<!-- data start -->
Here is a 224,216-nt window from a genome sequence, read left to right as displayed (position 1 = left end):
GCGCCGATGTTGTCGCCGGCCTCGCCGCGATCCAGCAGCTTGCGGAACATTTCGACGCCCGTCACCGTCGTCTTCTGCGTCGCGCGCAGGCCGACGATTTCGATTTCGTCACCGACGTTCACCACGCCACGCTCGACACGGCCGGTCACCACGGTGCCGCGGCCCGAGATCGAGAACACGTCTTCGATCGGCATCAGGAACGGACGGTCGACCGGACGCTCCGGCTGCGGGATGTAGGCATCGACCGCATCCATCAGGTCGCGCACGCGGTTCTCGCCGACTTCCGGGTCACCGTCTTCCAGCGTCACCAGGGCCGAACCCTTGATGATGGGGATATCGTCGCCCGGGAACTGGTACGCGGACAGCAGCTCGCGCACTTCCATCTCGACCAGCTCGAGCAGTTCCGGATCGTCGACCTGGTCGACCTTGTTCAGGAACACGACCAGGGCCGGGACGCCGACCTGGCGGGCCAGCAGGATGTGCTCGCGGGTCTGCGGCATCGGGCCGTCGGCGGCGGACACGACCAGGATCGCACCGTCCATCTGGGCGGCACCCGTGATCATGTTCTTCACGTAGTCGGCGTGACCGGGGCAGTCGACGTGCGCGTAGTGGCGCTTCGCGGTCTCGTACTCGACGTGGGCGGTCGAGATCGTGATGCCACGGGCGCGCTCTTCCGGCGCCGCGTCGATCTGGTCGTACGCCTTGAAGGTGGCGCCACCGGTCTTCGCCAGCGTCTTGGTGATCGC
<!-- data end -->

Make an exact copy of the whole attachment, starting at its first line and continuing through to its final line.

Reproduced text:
Here is a 224,216-nt window from a genome sequence, read left to right as displayed (position 1 = left end):
GCGCCGATGTTGTCGCCGGCCTCGCCGCGATCCAGCAGCTTGCGGAACATTTCGACGCCCGTCACCGTCGTCTTCTGCGTCGCGCGCAGGCCGACGATTTCGATTTCGTCACCGACGTTCACCACGCCACGCTCGACACGGCCGGTCACCACGGTGCCGCGGCCCGAGATCGAGAACACGTCTTCGATCGGCATCAGGAACGGACGGTCGACCGGACGCTCCGGCTGCGGGATGTAGGCATCGACCGCATCCATCAGGTCGCGCACGCGGTTCTCGCCGACTTCCGGGTCACCGTCTTCCAGCGTCACCAGGGCCGAACCCTTGATGATGGGGATATCGTCGCCCGGGAACTGGTACGCGGACAGCAGCTCGCGCACTTCCATCTCGACCAGCTCGAGCAGTTCCGGATCGTCGACCTGGTCGACCTTGTTCAGGAACACGACCAGGGCCGGGACGCCGACCTGGCGGGCCAGCAGGATGTGCTCGCGGGTCTGCGGCATCGGGCCGTCGGCGGCGGACACGACCAGGATCGCACCGTCCATCTGGGCGGCACCCGTGATCATGTTCTTCACGTAGTCGGCGTGACCGGGGCAGTCGACGTGCGCGTAGTGGCGCTTCGCGGTCTCGTACTCGACGTGGGCGGTCGAGATCGTGATGCCACGGGCGCGCTCTTCCGGCGCCGCGTCGATCTGGTCGTACGCCTTGAAGGTGGCGCCACCGGTCTTCGCCAGCGTCTTGGTGATCGC